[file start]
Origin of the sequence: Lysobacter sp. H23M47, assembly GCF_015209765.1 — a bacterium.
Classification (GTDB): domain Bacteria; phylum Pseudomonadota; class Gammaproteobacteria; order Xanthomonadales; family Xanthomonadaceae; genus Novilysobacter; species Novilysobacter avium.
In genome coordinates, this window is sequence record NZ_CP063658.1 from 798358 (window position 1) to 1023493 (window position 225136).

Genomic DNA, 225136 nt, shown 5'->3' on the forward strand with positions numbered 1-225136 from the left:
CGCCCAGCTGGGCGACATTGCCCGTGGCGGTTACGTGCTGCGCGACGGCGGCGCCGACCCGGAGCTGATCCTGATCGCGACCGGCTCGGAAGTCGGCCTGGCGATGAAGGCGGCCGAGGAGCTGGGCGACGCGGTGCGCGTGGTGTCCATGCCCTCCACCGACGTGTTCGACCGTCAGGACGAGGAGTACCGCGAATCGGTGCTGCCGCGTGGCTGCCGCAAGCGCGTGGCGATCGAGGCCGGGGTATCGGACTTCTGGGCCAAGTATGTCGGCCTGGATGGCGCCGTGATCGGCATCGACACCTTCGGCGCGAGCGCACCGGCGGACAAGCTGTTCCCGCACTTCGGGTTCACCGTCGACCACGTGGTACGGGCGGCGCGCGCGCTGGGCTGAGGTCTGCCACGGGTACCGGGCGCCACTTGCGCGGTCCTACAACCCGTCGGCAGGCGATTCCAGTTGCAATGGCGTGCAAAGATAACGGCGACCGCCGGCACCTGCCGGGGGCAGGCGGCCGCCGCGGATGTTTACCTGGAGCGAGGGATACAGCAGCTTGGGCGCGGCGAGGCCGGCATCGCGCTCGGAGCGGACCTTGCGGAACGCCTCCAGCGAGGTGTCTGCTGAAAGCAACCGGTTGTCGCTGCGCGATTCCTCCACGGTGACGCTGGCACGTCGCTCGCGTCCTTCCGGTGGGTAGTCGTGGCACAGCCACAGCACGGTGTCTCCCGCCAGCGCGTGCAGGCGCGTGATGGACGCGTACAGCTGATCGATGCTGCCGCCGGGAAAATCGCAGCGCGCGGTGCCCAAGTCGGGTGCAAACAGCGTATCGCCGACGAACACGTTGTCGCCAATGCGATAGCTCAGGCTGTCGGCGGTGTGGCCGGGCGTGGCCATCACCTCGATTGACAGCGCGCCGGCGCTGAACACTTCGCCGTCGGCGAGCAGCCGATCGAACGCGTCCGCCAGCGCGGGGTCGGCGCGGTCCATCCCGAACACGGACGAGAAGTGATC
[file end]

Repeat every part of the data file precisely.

Origin of the sequence: Lysobacter sp. H23M47, assembly GCF_015209765.1 — a bacterium.
Classification (GTDB): domain Bacteria; phylum Pseudomonadota; class Gammaproteobacteria; order Xanthomonadales; family Xanthomonadaceae; genus Novilysobacter; species Novilysobacter avium.
In genome coordinates, this window is sequence record NZ_CP063658.1 from 798358 (window position 1) to 1023493 (window position 225136).

Genomic DNA, 225136 nt, shown 5'->3' on the forward strand with positions numbered 1-225136 from the left:
CGCCCAGCTGGGCGACATTGCCCGTGGCGGTTACGTGCTGCGCGACGGCGGCGCCGACCCGGAGCTGATCCTGATCGCGACCGGCTCGGAAGTCGGCCTGGCGATGAAGGCGGCCGAGGAGCTGGGCGACGCGGTGCGCGTGGTGTCCATGCCCTCCACCGACGTGTTCGACCGTCAGGACGAGGAGTACCGCGAATCGGTGCTGCCGCGTGGCTGCCGCAAGCGCGTGGCGATCGAGGCCGGGGTATCGGACTTCTGGGCCAAGTATGTCGGCCTGGATGGCGCCGTGATCGGCATCGACACCTTCGGCGCGAGCGCACCGGCGGACAAGCTGTTCCCGCACTTCGGGTTCACCGTCGACCACGTGGTACGGGCGGCGCGCGCGCTGGGCTGAGGTCTGCCACGGGTACCGGGCGCCACTTGCGCGGTCCTACAACCCGTCGGCAGGCGATTCCAGTTGCAATGGCGTGCAAAGATAACGGCGACCGCCGGCACCTGCCGGGGGCAGGCGGCCGCCGCGGATGTTTACCTGGAGCGAGGGATACAGCAGCTTGGGCGCGGCGAGGCCGGCATCGCGCTCGGAGCGGACCTTGCGGAACGCCTCCAGCGAGGTGTCTGCTGAAAGCAACCGGTTGTCGCTGCGCGATTCCTCCACGGTGACGCTGGCACGTCGCTCGCGTCCTTCCGGTGGGTAGTCGTGGCACAGCCACAGCACGGTGTCTCCCGCCAGCGCGTGCAGGCGCGTGATGGACGCGTACAGCTGATCGATGCTGCCGCCGGGAAAATCGCAGCGCGCGGTGCCCAAGTCGGGTGCAAACAGCGTATCGCCGACGAACACGTTGTCGCCAATGCGATAGCTCAGGCTGTCGGCGGTGTGGCCGGGCGTGGCCATCACCTCGATTGACAGCGCGCCGGCGCTGAACACTTCGCCGTCGGCGAGCAGCCGATCGAACGCGTCCGCCAGCGCGGGGTCGGCGCGGTCCATCCCGAACACGGACGAGAAGTGATC